The Ramayana and the Mahabharata were composed in the epic period. In these two vast epics, the essence of India is reflected. Valmiki is the writer of the Ramayana, and he was believed to be the first creator of worldly metre, and the first poet. In his Ramayana, written in anustup metre, Valmiki wanted to celebrate the glorious deeds of the ideal man, who is Lord Ramachandra. There are seven kandas in the Ramayana glorifying Lord Rama's pastimes.

The Mahabharata is massive in its size and scope. Krsna-dvaipayana Vedavyasa composed the Mahabharata in eighteen parvas (chapter) about the war between the Kauravas and Pandavas. In course of time, compositions of many unknown poets were added to it. More than one lakh verses can be found in the present Mahabharata. The Bhagavad-gita falls under the Bhismaparva of Mahabharata. The Gita, composed in eighteen chapters, is recognized as an independent and excellent book, where Lord Krsna instructs Arjuan in gaining perfection in life through Bhakti yoga.

Puranic literature is very vast. Eighteen mahapuranas and eighteen upa-puranas are considered as the main puranas. The Puranas were composed in different times, but Vyasa is known as the only composer of the Puranas, regardless. Mahapuranas have been classified according to the supremacy of three gods: Lord Brahma, Visnu and Shiva. The subject matter of the Puranas includes the creation, existence, destruction, and regeneration of the universe; the stories of the Manus, gods, kings and dynasties, etc. are also discussed. In addition, philosophy, scriptures, rhetorics, etc. are also included in the Puranas as subjects. To know the political and social history of ancient India, the Puranas are indispensable.

Classical Sanskrit is mainly divided into two parts: drshyakavya and shravyakavya. Dramatic literature is under drshyakavya and prose-poetry is under shravyakavya. The greatest poet of this period is Kalidasa (100 BC). His predecessor was the famous dramatist Bhasa (500-400 BC) and Shudraka (300 BC) and a successor poet was Ashvaghosa (100 AD). Bhasa wrote thirteen plays including Svapnavasavadatta, Charudatta, Urubhanga. The plays of Bhasa are celebrated for the diversity of their themes and techniques, and are written based on the Ramayana, the Mahabharata and folktales. Shudraka's Mrchchhakatika is very remarkable in Sanskrit dramatic literature.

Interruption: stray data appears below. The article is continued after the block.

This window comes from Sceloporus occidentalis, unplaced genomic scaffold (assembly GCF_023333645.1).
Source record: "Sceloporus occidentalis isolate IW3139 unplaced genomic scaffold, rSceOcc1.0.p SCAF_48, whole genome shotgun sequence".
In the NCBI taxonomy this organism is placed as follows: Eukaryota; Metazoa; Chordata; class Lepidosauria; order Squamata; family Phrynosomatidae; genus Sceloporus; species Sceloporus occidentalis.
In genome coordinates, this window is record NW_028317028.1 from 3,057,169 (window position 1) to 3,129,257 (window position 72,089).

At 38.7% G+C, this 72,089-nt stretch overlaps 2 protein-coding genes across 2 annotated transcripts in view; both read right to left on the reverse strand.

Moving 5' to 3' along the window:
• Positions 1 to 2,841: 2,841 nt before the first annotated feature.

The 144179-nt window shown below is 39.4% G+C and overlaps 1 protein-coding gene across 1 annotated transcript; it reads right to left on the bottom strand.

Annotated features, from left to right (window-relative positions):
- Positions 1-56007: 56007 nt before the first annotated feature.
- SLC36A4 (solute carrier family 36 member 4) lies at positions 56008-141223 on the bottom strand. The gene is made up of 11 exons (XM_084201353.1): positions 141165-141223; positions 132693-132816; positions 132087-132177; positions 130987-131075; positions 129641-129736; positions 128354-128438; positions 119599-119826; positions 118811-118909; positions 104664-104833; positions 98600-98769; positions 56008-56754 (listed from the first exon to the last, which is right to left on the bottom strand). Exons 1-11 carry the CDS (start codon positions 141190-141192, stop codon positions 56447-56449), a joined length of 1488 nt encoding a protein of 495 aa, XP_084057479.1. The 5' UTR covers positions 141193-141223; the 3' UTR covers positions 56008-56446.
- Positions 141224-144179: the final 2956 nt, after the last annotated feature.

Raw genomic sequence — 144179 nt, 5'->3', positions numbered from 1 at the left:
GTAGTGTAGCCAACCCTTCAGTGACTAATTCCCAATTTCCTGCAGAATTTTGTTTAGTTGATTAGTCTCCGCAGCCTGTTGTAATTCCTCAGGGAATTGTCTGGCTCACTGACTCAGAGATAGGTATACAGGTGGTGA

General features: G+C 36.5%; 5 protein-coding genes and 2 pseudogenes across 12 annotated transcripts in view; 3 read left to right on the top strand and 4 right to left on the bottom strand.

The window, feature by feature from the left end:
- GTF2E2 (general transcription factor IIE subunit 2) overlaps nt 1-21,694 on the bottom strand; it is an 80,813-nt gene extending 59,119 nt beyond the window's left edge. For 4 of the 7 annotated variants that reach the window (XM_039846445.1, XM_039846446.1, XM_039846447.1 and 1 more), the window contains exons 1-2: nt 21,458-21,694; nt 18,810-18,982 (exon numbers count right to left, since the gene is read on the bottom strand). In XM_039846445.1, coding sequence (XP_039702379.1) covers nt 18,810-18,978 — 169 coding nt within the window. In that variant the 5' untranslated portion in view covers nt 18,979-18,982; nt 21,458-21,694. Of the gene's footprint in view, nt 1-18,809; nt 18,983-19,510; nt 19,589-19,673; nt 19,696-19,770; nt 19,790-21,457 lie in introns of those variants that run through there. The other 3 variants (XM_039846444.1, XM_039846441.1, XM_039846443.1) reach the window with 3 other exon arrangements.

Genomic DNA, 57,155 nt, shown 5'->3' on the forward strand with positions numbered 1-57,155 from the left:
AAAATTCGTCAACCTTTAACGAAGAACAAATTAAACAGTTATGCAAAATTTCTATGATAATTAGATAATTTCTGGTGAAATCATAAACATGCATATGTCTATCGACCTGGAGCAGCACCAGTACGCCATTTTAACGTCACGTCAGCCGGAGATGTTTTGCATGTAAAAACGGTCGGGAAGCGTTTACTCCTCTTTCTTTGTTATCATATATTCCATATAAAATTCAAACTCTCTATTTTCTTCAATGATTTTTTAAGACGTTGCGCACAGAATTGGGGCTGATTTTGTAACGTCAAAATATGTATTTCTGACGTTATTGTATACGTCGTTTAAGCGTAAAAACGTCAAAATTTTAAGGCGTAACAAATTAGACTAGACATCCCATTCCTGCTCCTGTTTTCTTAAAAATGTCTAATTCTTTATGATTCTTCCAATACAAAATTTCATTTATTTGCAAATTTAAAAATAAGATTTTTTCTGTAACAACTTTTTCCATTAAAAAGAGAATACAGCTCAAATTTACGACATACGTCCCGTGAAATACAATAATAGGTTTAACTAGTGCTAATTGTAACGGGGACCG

The main works of Kalidasa are two mahakavyas, Raghuvangsha and Kumarasambhava; two khandakavyas - Rtusanghara and Meghaduta; three plays - Malavikagnimitra, Vikramorvashiya and Abhijnanashakuntala.

The important works of Ashvaghosa are Buddhacharita and Saundarananda, the two mahakavyas and the play Shariputraprakarana.

Among subsequent works, mention may be made of the Kundamala of Dinnaga (500 AD), Kiratarjuniya of Bharavi (600 AD), Bhattikavya or Ravanavadha of Bhatti (600 AD), Shishupalavadha of Magha (700 AD); Ratnavali of Shriharsa (700 AD); Uttararamacharita of Bhavabhuti (700/800 AD); Venisanghara of Bhattanarayana (800 AD), Mudraraksasa of Vishakhadatta (800/900 AD), Balaramayana of Rajashekhara (1000 AD); Gita-govinda of Jayadeva (1200 AD), Naisadhacharita of Shriharsa (1200 AD), Pravodhachandrodaya of Krsnamishra (1100 AD), Chaitanyachandrodaya and Chaitanya-caritamrta of Kavi-karnapura (1600 AD)

Some noteworthy mahakavyas based on history are the Navasahasankacharita of Padmagupta (1100 AD), Vikramankadevacarita of Vihlana (1100-1200 AD), Kumarapalacarita of Hemachandra (1080-1173 AD), Rajatarangini of Kahlana (1200 AD), and ramacharitam of Sandhyakar Nandi (1200-1300 AD). Following the instructions of Sri Caitanya Mahaprabhu, Srila Rupa Goswami and Srila Jiva Goswami have also contributed a great many nectarian texts to Sanskrit literature.

Source: Compiled by Narayan Chandra Biswas for Banglapedia